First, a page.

Charity landlord criticised for Hackney shop rent rise

Shops in Well Street market
Image caption Campaigners wants to save shops in Well Street market

Shopkeepers in an east London market fear they may be forced out of business after a charity, which is their landlord, raised their rents.

About 25 shops in Well Street market in Hackney, where Tescos founder Jack Cohen began trading in 1919, said they faced rises of more than 100%.

St John Hackney Joint Estates Charity said it needed to bring the rents in line with current market rates.

Residents and Labour MP Meg Hillier have called for the market to be saved.

Shops 'struggling'

Hackney Labour councillor Ian Rathbone, who is secretary of Well Street Traders and Residents Association, said more than 5,000 people had backed a campaign to save the market.

He said: "It is quite a poor area and shopkeepers have been struggling for years to keep the market going.

Image caption Tesco founder Jack Cohen began trading from a barrow in the market in 1919

"Its very hypocritical of this charity, which actually supposedly gives money to the poor of Hackney, to actually just take it from other poor people in Hackney."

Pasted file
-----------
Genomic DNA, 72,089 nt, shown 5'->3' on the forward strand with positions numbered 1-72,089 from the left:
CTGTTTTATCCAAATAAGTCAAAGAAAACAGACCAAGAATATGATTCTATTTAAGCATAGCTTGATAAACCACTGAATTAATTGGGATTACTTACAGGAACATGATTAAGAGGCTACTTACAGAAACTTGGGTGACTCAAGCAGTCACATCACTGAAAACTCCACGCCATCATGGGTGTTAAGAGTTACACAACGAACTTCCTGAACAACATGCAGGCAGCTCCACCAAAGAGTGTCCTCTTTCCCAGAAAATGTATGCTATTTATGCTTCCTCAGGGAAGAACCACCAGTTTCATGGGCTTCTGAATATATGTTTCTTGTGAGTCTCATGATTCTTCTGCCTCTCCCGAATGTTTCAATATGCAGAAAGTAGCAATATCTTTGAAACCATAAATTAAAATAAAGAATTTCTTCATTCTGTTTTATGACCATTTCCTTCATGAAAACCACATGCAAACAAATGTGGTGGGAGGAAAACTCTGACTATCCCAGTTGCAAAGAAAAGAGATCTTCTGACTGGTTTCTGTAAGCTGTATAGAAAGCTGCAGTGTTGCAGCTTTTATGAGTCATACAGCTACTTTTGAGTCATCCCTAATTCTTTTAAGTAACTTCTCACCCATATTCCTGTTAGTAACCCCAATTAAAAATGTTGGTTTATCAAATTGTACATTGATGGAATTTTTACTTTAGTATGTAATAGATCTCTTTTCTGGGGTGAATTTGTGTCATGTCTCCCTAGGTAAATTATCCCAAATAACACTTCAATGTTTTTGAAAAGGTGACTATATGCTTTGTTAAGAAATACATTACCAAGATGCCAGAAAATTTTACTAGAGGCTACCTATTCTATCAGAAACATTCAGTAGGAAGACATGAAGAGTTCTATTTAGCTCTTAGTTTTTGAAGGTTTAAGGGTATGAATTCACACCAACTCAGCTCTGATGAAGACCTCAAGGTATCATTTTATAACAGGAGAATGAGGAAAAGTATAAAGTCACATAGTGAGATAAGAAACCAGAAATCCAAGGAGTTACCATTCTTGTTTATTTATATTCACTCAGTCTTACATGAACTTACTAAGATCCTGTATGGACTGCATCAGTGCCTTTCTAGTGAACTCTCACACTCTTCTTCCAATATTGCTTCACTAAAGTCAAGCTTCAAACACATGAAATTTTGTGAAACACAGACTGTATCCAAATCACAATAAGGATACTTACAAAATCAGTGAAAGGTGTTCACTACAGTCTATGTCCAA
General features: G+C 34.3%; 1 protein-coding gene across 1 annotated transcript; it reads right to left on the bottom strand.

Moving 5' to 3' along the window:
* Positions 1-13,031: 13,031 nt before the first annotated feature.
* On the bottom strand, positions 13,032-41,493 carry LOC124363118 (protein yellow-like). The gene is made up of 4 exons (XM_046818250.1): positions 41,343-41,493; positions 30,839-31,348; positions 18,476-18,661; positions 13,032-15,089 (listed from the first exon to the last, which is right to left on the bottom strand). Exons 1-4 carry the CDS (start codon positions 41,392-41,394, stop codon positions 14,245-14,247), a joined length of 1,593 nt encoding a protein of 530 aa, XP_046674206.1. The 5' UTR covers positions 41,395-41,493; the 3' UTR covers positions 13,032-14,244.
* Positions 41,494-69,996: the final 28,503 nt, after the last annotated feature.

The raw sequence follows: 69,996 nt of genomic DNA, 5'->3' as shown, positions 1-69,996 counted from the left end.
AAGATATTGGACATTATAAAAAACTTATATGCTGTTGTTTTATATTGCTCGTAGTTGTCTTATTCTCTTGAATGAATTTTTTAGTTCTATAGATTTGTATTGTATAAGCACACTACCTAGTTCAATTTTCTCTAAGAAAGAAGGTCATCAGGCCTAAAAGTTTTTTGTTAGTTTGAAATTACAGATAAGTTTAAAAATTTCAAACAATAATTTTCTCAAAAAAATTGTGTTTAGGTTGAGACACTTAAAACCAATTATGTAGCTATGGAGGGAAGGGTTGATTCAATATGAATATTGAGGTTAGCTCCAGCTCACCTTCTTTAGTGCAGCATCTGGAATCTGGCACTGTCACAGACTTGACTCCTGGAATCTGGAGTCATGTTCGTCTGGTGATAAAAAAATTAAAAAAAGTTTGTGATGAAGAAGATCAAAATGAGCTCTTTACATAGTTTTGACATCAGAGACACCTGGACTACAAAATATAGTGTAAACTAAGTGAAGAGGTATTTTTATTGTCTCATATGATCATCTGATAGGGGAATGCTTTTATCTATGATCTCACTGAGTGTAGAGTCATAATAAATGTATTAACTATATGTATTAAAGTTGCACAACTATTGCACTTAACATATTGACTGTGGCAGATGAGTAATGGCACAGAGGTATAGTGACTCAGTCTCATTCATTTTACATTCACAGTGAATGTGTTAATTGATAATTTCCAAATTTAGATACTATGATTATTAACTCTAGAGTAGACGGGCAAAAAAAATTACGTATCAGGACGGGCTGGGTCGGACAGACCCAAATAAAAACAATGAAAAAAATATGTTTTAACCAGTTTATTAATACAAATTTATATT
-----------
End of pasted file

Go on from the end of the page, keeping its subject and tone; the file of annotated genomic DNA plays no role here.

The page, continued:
Some shops in the market, which was established in the 1850s, were served with eviction notices while others are in the process of renewing their lease, he said.

Noorjehan Baiyat, 51, who owns a shoe shop, said her annual rent had gone up from £6,000 to £18,000.

She said: "There's no way we can afford that sort of rent because we are just surviving on what we are earning. As a charity they should be helping us, not kick us out of our shops."

'A business transaction'

Ms Hillier, Hackney South & Shoreditch MP, asked the charity to "consider phasing rent increases".

Geoff Taylor from St John Hackney Joint Estates Charity, said the rises were open to negotiations.

The charity helps fund school projects, parenting courses, clubs for the elderly and alms houses and its work was not to "subsidise" businesses, he said.

"Our purpose is to raise money for local charities, we can't raise money from empty shops, so its absolutely imperative that we have businesses in these shops," he said.

"It's a business transaction, these are businesses, we have to act in a commercial business-like way and it has to be done in a commercial way and we have to charge market rents."

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